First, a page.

Image credit: No. 2 overall pick Joey Bart (Photo by Bill Mitchell)
BEST PURE HITTER: The No. 2 overall pick, catcher Joey Bart (1) was considering one of the best pure hitters in the draft, regardless of position. After being a 27th-round pick by the Rays coming out of Buford (Ga.) High in 2015, Bart enjoyed a three-year career at Georgia Tech, where he slashed .321/.407/.544 and led the ACC in batting average (.359) as a junior. Then, in his pro debut, Bart hit .298/.369/.613 in the short-season Northwest League, where he was the league’s No. 1 prospect. Bart has a sizable leg kick in his load, but he showcases an easy swing and exceptional barrel control.
BEST POWER: At 6-foot-3 and 220 pounds, Bart has plus raw power to all fields and hit a combined 29 home runs during his sophomore and junior seasons at Georgia Tech. He hit 13 home runs in his 45-game sample of the Northwest League, which was tied for third in the league and only two behind league leader Curtis Terry (Indians), who played in 22 more games. Bart has the power to project as a middle-of-the-order mainstay, and scouts were impressed with his ability to impact the baseball without completely selling out for power.
FASTEST RUNNER: Outfielder P.J. Hilson (6) was considered one of the speedier center fielders in the 2018 draft class, with scouts consistently putting 70 grades on his speed coming out of Nettleton High in Jonesboro, Ark. While his speed is perhaps most notable when ranging in all directions to track down fly balls in center field, Hilson also proved to be a threat on the base paths in the Rookie-level Arizona League, where he stole five bases in seven attempts.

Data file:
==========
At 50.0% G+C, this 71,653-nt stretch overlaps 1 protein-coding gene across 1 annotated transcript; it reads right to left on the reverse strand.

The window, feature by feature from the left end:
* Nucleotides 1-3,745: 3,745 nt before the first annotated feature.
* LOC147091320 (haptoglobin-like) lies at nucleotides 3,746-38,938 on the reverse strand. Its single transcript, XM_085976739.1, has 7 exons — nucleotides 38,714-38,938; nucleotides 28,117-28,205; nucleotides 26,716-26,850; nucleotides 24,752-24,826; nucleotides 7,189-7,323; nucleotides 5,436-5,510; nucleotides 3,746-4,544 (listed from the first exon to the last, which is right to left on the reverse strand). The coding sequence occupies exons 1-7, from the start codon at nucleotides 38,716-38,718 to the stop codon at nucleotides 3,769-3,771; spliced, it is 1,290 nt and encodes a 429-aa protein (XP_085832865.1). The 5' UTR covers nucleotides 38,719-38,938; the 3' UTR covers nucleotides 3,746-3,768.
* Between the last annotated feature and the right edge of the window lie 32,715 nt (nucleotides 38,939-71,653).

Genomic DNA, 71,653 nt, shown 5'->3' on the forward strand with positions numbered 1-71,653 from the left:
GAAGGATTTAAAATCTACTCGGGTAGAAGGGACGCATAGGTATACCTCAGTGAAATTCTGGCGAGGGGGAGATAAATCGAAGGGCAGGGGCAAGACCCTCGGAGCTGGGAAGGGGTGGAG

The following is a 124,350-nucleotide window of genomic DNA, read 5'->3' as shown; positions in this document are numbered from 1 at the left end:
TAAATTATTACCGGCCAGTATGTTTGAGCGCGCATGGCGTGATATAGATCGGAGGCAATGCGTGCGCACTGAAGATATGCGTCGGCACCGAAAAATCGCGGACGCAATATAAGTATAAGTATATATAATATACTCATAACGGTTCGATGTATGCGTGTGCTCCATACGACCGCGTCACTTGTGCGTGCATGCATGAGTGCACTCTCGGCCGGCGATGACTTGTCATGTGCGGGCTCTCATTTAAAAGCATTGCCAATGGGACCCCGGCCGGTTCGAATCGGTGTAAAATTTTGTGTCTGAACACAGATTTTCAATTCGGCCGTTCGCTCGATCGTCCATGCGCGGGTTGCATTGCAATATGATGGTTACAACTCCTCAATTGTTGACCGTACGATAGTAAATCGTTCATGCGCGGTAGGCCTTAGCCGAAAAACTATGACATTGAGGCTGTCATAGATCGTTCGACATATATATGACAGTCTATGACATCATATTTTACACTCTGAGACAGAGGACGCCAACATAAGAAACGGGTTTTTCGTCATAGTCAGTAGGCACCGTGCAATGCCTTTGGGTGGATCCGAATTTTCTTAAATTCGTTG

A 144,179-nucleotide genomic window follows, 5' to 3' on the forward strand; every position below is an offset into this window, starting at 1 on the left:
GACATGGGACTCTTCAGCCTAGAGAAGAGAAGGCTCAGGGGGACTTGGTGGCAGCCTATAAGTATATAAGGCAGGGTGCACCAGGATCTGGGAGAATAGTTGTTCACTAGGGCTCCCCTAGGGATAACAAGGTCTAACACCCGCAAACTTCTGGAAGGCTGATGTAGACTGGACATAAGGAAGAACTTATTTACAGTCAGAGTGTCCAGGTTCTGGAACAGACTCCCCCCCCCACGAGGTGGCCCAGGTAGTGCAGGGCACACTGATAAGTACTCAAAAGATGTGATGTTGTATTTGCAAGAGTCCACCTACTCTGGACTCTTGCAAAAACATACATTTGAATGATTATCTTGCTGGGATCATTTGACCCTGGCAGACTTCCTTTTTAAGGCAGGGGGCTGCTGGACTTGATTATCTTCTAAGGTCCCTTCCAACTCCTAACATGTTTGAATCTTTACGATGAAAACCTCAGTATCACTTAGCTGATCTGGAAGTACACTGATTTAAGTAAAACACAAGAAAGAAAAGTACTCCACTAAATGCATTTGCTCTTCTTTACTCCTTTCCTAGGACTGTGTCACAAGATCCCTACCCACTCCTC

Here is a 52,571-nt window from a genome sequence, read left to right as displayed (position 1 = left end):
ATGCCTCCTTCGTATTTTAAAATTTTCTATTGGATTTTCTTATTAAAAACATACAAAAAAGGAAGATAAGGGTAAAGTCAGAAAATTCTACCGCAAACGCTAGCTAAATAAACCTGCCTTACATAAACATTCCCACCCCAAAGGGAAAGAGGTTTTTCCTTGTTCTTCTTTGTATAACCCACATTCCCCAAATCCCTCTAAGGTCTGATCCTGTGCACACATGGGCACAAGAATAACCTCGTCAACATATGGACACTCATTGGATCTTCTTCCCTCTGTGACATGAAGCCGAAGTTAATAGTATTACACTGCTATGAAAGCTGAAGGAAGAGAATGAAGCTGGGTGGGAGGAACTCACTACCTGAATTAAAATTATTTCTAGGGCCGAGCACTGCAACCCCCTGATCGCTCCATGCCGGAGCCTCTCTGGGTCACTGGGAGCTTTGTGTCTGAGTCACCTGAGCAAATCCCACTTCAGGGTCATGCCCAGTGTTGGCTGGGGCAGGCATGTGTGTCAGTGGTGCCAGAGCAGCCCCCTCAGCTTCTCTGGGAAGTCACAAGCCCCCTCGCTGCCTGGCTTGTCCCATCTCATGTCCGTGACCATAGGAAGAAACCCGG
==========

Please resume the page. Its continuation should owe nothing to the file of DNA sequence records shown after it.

BEST DEFENSIVE PLAYER: The best all-around offensive player in the Giants’ 2018 draft class is also the best defensive player, as Bart displays a plus arm and proved to have excellent game-calling ability as a catcher at Georgia Tech. Evaluators complimented Bart’s footwork and overall effort behind the plate in his pro debut, noting his fearlessness when blocking pitches in the dirt.
BEST ATHLETE: A 70-grade runner with above-average range in center field, Hilson also touched 93 mph off the mound in high school. If he would have made it onto campus at Alabama, there’s a real chance Hilson would have been developed as a two-way player, at least initially, and he has the prerequisite athleticism to handle both. As for pitchers, both Keaton Winn (5) and Ben Madison (9) are excellent athletes with fluid, quick-twitch deliveries.
BEST FASTBALL: Grand Canyon’s ace each of the past two springs, Jake Wong (3) routinely sits in the low to mid-90s, and he topped out at 97 mph in the Cape Cod League last summer. Scouts described Wong as possessing a “heavy” fastball, and the 6-foot-2, 215-pound righthander pounds the zone with his heater, walking less than two batters per nine innings in the Northwest League during his pro debut.